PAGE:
Parts of the information on the projects, and thereto associated publications, patents, technology offers, persons and organisations, are made available over the public web where the information can be googled or found by drilling down through thematic areas.

A reporting module includes selected parts of the project information and enables reports to be generated based on the projects for individual organisations and researchers, benchmarking per thematic area as well as collaboration analyses on selected partner organisations and regions.

Researchers can also become individual members in HealthCompetence. They can then log in to the system to retrieve and add, validate and use data on their projects, publications, patents and technology offers. In this way they can enhance their profile both in the public part and in the reports. They also have access to additional functionality, e.g. to generate their CV and make exports of their information for reuse in other systems.

Organisations that want to exploit the information further can become institutional member. For an annual fee the organisation will get its own local system, connected with the central HealthCompetence.eu. The local system can, if desired, be extended to include any other type of research information, and can be connected to any internal system like HR and Finance. Through the connection to HealthCompetence.eu and the validations made in the local system, the institutional member organisations will be part of a continuous and sustainable infrastructure for updating and quality assuring the information on EC-funded projects and their results.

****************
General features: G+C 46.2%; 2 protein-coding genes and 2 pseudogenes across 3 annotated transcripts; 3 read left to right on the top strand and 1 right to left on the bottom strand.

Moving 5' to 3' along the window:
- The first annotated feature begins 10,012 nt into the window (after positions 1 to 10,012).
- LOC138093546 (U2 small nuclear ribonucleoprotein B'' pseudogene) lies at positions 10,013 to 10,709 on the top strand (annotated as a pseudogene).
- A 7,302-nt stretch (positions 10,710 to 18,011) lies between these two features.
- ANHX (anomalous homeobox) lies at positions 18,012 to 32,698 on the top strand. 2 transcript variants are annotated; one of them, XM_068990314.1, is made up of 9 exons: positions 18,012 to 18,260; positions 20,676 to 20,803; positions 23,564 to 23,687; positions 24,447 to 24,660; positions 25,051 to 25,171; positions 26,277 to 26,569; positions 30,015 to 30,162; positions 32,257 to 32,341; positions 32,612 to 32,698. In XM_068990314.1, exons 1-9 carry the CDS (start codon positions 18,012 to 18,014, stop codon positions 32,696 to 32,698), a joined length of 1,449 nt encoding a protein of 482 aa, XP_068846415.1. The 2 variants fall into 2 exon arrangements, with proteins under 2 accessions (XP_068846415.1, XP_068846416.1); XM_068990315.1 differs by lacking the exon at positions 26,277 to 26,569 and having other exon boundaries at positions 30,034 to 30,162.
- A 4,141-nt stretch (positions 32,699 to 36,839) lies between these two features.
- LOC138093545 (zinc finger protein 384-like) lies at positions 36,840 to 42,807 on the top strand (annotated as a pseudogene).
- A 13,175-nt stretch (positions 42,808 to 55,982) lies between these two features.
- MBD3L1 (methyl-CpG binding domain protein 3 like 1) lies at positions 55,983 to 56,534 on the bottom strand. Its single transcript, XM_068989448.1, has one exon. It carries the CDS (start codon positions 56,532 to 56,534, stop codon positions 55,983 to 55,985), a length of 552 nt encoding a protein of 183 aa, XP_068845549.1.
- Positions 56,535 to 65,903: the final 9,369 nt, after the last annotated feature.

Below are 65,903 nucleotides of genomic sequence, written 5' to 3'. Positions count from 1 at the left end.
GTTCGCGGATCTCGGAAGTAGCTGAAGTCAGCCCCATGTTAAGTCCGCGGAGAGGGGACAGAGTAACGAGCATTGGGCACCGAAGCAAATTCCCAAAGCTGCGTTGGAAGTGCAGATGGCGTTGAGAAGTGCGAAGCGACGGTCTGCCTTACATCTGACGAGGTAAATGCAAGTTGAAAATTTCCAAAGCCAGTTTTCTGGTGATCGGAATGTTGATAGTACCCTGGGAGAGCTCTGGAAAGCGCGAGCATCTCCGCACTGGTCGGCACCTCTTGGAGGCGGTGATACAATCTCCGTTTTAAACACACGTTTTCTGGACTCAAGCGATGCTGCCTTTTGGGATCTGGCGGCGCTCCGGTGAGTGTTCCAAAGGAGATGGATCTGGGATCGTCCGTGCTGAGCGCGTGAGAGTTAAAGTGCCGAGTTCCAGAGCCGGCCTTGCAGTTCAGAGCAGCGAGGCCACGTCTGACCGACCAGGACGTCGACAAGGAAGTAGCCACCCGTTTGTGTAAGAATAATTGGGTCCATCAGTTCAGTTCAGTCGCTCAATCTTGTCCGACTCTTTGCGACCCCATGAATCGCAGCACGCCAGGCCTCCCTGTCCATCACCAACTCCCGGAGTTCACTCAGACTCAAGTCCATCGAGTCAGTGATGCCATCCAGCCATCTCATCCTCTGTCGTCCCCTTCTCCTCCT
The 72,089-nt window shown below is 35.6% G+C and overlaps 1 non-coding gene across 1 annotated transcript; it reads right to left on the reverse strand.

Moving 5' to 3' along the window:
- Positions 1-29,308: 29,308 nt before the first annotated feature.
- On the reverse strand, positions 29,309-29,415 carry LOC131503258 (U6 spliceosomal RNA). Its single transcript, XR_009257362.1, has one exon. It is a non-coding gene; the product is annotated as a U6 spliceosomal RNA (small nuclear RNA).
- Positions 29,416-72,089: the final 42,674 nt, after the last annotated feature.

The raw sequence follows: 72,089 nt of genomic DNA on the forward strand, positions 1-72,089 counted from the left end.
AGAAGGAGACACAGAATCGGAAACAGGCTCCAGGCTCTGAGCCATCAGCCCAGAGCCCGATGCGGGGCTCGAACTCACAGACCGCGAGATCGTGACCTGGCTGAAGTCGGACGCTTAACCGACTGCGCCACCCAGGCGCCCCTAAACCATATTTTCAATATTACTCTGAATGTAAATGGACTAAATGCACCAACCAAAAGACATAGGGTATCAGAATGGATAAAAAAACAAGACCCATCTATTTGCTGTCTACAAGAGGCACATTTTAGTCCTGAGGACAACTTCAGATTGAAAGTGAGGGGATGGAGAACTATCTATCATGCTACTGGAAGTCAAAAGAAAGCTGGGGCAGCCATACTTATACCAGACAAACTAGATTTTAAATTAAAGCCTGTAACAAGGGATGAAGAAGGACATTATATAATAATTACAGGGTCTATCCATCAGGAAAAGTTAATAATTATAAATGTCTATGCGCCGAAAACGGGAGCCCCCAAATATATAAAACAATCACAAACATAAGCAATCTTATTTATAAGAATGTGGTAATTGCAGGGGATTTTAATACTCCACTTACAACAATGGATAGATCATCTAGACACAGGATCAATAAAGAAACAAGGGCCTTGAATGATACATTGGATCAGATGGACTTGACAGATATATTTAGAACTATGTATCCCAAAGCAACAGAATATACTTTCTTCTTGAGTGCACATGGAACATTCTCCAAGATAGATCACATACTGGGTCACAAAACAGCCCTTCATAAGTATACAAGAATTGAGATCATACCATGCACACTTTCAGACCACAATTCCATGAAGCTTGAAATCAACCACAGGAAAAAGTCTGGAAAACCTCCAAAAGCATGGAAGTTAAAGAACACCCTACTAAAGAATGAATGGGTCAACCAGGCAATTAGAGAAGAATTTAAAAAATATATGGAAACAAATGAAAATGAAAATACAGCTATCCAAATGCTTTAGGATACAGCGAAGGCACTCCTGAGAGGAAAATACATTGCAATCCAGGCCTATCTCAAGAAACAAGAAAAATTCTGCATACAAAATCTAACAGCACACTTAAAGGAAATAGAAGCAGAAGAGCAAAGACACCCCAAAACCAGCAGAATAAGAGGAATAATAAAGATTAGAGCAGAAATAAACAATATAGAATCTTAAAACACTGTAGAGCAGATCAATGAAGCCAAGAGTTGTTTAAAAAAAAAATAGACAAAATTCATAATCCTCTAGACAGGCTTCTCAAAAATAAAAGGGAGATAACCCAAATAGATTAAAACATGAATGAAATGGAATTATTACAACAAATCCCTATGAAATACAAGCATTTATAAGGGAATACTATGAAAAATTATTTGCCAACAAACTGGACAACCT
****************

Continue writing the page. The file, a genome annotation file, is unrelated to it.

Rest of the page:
Project Context and Objectives:
Through the many research projects funded by the EC a steady stream of research results is being produced. The knowledge contained in and generated through these projects represents a considerable part of the health research in Europe.

While the project results get disseminated through various means, there is an untapped opportunity in using key information on the projects and their results for monitoring and facilitating the access to the competencies of participating organisations and researchers. This gap was to a large extent addressed by the FP6-funded project LifeCompetence, which resulted in an online tool and methods to quality assure the available data enabling its users to analyse collaborations, identify key players within different thematic areas and get an improved access to key information on all FP6 Life Science and Health projects.